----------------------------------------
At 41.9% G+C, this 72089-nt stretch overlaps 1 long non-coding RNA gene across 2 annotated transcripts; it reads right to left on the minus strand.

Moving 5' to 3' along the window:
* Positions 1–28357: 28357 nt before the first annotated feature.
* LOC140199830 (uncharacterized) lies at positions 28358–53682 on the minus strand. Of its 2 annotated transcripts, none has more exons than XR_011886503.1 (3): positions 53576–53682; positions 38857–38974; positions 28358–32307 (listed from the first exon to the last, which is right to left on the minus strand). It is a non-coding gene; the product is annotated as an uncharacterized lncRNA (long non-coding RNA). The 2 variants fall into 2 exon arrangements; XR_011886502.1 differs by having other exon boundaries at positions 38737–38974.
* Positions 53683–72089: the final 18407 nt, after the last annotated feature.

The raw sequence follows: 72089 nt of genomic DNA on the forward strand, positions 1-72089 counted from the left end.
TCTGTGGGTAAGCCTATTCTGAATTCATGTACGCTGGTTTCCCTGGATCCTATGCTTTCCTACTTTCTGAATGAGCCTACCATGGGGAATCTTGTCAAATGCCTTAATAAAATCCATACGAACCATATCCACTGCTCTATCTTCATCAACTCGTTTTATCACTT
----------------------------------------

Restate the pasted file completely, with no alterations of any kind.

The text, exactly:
At 41.9% G+C, this 72089-nt stretch overlaps 1 long non-coding RNA gene across 2 annotated transcripts; it reads right to left on the minus strand.

Moving 5' to 3' along the window:
* Positions 1–28357: 28357 nt before the first annotated feature.
* LOC140199830 (uncharacterized) lies at positions 28358–53682 on the minus strand. Of its 2 annotated transcripts, none has more exons than XR_011886503.1 (3): positions 53576–53682; positions 38857–38974; positions 28358–32307 (listed from the first exon to the last, which is right to left on the minus strand). It is a non-coding gene; the product is annotated as an uncharacterized lncRNA (long non-coding RNA). The 2 variants fall into 2 exon arrangements; XR_011886502.1 differs by having other exon boundaries at positions 38737–38974.
* Positions 53683–72089: the final 18407 nt, after the last annotated feature.

The raw sequence follows: 72089 nt of genomic DNA on the forward strand, positions 1-72089 counted from the left end.
TCTGTGGGTAAGCCTATTCTGAATTCATGTACGCTGGTTTCCCTGGATCCTATGCTTTCCTACTTTCTGAATGAGCCTACCATGGGGAATCTTGTCAAATGCCTTAATAAAATCCATACGAACCATATCCACTGCTCTATCTTCATCAACTCGTTTTATCACTT